Mohs Micrographic Surgery

Your doctor has recommended micrographic surgery to remove your skin cancer.  This leaflet explains what this procedure involves as well as its risks, benefits and.  If you have any questions or concerns, please speak to a doctor or nurse caring for you.

This is a specialised form of surgery to remove certain skin cancers and is also called Mohs’ surgery after the doctor who developed it.  Your surgeon removes the visible portion of your tumour and then removes further tissue that may have cancer cells, one layer at a time.  This tissue is examined under a microscope while you are still in the dermatology unit.  If it contains cancer cells, another layer of tissue is removed and examined.  This is repeated until all the cancer cells have been removed.

Your doctor may have recommended Mohs’ surgery because:

  • your skin cancer has returned;
  • your tumour was previously removed, but some cancer cells remain;
  • your tumour is in an area where we want to reduce the amount of healthy tissue we remove, such as on your eyelids, nose, ears or lips; or
  • the edges of your tumour are not well defined.
  • The tumour is of a more aggressive kind

Other types of surgery for skin tumours rely on the surgeon being able to see the extent of the cancer, which can either lead to a large wound and scar if too much healthy tissue is removed or too little tissue being removed and the cancer returning.  Micrographic surgery maximises the chances that your tumour will be completely excised (removed) while minimising the amount of surrounding normal skin needing to be taken away.

Your doctor has recommended that this is the most appropriate treatment for you. Any alternatives will have been discussed at your consultation. If you have further questions please see the contact details below/overleaf.

If your skin cancer is not treated, it will continue to grow and may require more aggressive treatment in the future.

The letter accompanying this leaflet contains information about how to prepare for your surgery.  Please make sure you read this carefully.

Please do not wear any make up or jewellery on or near the site of your surgery.

There are several stages to Mohs’ surgery.  First, your doctor will inject the area where your tumour is, with a local anaesthetic.  This numbs the area, so you will not feel any pain during surgery.  It will not put you to sleep, so you will remain awake throughout the surgery. If you are particularly anxious, we can give you a mild sedative to help you relax. Please discuss this with the doctor.

We may also use anaesthetic eye drops if your tumour is near your eye.

Once the anaesthetic has taken effect, the visible (also called the clinically evident) part of the tumour is removed, along with a small margin of normal skin tissue.  This tissue is taken to a laboratory where your doctor will be able to look at it under a microscope to check for cancer cells.  This takes about 40-60 minutes, so a temporary dressing is applied to your wound and you are asked to sit in the waiting area.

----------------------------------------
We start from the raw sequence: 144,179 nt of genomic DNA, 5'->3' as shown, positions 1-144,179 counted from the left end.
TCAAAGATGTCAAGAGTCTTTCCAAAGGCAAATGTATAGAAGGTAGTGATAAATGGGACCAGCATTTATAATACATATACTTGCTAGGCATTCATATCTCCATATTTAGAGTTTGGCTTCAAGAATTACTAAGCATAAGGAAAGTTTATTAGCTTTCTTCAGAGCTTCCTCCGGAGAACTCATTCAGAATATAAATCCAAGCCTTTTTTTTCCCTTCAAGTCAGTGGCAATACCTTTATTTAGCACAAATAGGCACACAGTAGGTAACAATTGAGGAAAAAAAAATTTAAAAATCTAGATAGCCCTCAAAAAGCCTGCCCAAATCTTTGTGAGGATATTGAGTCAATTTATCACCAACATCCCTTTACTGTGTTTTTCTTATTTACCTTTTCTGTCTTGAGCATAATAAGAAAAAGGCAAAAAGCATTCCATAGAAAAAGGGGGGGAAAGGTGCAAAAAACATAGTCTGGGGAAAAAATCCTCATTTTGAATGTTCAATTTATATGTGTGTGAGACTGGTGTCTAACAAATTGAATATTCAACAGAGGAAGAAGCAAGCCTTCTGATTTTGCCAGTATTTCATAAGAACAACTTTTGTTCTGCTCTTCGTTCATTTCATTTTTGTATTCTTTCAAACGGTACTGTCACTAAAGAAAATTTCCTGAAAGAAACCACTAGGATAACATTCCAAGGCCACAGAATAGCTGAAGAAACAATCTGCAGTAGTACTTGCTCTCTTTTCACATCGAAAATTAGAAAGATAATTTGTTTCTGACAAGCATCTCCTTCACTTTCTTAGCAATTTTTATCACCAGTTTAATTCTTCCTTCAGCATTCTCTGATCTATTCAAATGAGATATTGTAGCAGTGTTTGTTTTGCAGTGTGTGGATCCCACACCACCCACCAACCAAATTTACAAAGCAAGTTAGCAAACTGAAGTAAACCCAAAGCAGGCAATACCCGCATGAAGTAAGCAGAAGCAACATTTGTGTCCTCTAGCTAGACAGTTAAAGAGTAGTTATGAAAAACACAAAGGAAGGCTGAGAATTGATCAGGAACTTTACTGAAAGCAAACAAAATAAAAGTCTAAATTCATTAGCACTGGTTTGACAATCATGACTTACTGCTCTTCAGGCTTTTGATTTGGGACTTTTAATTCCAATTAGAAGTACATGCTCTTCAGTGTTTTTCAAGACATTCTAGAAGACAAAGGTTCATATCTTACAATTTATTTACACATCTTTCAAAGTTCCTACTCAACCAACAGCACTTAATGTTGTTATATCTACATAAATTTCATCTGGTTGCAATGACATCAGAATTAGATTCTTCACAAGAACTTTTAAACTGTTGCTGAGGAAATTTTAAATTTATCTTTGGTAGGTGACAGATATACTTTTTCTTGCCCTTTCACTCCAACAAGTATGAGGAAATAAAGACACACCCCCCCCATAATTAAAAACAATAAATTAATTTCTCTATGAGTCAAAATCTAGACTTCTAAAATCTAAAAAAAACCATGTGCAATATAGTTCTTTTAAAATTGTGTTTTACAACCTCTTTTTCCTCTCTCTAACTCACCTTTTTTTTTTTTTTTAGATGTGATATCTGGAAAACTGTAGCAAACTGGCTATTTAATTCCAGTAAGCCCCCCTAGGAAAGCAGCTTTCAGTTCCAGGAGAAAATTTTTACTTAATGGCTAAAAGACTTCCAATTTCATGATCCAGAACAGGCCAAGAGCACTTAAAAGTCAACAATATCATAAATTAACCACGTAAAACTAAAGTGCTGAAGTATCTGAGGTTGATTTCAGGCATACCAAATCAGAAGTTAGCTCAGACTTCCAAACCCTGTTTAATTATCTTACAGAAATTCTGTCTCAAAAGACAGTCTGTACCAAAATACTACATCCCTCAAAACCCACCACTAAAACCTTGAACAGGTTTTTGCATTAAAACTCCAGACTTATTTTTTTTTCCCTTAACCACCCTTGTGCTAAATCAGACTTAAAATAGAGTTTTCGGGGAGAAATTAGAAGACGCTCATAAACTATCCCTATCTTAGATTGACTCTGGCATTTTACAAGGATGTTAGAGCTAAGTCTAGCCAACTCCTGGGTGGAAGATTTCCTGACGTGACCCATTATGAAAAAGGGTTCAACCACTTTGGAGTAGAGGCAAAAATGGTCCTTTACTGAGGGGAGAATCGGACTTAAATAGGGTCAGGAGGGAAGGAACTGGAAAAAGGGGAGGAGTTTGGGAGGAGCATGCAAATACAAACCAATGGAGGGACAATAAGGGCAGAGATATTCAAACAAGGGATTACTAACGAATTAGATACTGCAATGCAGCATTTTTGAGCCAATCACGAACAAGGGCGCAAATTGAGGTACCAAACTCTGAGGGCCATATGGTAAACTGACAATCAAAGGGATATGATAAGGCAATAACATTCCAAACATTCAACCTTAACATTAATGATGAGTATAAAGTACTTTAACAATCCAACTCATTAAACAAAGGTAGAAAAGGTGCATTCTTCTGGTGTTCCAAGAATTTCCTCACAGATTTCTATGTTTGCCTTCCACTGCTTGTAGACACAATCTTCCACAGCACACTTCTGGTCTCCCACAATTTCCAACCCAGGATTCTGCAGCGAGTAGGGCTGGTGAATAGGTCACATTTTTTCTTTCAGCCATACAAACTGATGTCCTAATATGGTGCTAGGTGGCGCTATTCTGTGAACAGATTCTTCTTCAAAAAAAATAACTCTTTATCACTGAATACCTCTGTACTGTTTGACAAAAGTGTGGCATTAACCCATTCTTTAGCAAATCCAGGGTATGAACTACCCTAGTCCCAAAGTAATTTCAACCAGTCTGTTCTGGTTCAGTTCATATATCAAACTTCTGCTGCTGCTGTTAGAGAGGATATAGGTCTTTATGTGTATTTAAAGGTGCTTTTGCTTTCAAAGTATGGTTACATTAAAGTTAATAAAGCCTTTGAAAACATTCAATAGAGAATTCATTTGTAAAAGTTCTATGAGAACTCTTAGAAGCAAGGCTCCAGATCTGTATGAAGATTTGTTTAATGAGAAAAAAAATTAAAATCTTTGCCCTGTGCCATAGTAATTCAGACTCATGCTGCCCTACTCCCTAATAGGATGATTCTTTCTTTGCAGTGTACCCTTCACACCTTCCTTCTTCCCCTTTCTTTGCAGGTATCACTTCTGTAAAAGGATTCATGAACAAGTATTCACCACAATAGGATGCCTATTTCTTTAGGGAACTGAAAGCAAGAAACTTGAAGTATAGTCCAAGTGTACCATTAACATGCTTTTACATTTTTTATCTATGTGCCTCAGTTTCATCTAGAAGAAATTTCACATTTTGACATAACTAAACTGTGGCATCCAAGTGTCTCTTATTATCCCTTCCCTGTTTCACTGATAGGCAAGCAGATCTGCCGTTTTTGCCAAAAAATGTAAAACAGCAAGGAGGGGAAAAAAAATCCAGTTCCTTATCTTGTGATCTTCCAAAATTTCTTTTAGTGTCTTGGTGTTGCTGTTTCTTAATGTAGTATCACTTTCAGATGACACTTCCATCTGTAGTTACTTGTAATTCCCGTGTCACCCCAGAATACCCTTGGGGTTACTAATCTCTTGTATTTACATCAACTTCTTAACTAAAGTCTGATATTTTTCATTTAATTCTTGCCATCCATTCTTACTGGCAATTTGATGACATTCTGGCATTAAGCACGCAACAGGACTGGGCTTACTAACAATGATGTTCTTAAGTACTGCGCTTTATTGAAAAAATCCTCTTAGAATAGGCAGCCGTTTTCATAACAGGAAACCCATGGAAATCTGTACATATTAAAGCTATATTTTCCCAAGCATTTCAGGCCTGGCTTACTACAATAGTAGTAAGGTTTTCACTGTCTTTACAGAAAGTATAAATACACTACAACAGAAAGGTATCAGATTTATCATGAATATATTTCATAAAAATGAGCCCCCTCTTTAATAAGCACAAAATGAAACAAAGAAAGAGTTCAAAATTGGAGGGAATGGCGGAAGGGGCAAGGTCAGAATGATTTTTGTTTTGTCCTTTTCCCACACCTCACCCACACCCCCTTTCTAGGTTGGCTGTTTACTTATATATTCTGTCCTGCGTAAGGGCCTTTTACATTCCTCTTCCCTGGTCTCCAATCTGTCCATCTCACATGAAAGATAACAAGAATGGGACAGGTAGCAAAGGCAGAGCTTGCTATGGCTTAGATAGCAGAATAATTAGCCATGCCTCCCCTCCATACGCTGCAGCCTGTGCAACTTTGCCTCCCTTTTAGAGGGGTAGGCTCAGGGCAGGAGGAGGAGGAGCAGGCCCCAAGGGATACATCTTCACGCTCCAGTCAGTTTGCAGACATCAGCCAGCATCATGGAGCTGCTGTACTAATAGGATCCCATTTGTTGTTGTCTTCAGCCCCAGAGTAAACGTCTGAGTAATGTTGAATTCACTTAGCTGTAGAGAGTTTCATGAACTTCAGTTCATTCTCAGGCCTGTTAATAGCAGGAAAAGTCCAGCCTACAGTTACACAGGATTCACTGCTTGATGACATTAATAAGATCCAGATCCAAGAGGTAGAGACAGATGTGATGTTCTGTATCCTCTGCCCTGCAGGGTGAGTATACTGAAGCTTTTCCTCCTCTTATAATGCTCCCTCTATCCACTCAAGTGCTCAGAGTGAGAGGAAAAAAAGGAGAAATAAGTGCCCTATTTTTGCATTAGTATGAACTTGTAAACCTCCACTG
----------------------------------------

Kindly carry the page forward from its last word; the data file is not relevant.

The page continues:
If cancer cells are present in this tissue, you will be brought back into theatre and more tissue will be taken away and examined under the microscope.  This will be repeated until all the tumour cells have been removed.

The local anaesthetic lasts for about 2 hours, and can be ‘topped up’ if needed. Because of the nature of this surgery, we are unable to tell you exactly how long your surgery will last.

Once all the tumour cells have been removed, there are several options for repairing your resulting wound.  These will be discussed with you in more detail before your surgery.  Your wound may be:

  • closed by the team who performed the micrographic surgery immediately after the tumour has been removed;
  • dressed and then repaired by a plastic surgeon at a hospital chosen by our surgeon;
  • left to heal normally; or
  • repaired at another hospital.  In this case we will renew your dressing before you travel to your referring hospital.  We will also give you a letter from our doctors to hand to your surgeon when you arrive at your referring hospital.  You will be told how to look after your wound by the team that repairs your wound.

Your doctor will explain the potential risks for this type of surgery with you in more detail, but complications include:

  • Bleeding at the site of the tumour.
  • Pain. The local anaesthetic should last until you return home. Aspirin free pain relief (such as Paracetamol) should relieve any discomfort. The doctor or nurse caring for you can give you more advice.
  • Nerve damage.  Although your surgeon will try to avoid this, nerves can occasionally be damaged during surgery, leading to a numb area of skin.  This is usually temporary.
  • Infection at the wound site.  You will be given instructions on how to care for your wound to minimise this risk.
  • Scarring. You will have a scar after the surgery. The doctors use closure techniques to minimise the effect of this. Scars will fade over time.

Before you leave the hospital, please make sure you have been given information about how to look after your wound at home.

You will probably need to rest after the surgery for about 48 hours. If you work, we recommend that you take at least 2 days off after the surgery. We will give you more advice on the day of your surgery.

You will have a follow up appointment with the team that repaired your wound.

If your follow up is with us, we will usually see you one week after your surgery to check that your skin is healing well and to remove any stitches you may have. If there are any changes to this, we will advise you on the day of your surgery.

We usually see you again approximately 1 and 3 months after your wound has healed.